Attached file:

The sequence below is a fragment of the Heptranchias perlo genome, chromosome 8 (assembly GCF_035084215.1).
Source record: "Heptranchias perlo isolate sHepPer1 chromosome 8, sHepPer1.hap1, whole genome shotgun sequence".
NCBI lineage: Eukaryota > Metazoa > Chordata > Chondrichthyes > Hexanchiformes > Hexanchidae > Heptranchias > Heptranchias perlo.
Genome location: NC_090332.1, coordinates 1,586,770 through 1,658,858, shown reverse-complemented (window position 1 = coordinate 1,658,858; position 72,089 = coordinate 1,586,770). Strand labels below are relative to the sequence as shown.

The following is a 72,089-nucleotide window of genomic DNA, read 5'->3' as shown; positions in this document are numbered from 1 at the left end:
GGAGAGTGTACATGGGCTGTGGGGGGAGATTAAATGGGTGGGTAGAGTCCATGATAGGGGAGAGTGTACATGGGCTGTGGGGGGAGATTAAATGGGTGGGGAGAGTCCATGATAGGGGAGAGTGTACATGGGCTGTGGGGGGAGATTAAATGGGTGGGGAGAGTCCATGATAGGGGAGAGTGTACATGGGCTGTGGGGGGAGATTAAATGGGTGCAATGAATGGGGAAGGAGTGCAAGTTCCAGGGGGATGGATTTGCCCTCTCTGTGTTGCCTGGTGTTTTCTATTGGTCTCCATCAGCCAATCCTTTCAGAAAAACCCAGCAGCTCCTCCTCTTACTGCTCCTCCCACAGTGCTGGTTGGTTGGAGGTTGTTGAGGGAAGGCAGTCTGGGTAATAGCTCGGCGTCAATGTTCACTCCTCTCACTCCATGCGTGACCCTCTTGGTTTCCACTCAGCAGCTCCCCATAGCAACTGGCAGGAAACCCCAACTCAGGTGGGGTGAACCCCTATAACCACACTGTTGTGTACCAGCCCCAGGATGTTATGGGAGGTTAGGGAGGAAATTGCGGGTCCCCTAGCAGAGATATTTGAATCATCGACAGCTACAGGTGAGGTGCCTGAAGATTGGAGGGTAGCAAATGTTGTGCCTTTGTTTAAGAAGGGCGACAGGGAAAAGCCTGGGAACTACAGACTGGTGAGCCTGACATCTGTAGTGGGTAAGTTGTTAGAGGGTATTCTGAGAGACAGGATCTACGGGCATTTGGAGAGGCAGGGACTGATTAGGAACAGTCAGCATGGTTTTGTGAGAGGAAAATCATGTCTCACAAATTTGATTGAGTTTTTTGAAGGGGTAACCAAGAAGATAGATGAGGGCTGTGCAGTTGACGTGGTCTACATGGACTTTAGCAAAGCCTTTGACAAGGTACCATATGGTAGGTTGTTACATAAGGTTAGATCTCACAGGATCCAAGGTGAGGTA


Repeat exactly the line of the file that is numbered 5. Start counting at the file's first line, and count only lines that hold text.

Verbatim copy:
The following is a 72,089-nucleotide window of genomic DNA, read 5'->3' as shown; positions in this document are numbered from 1 at the left end: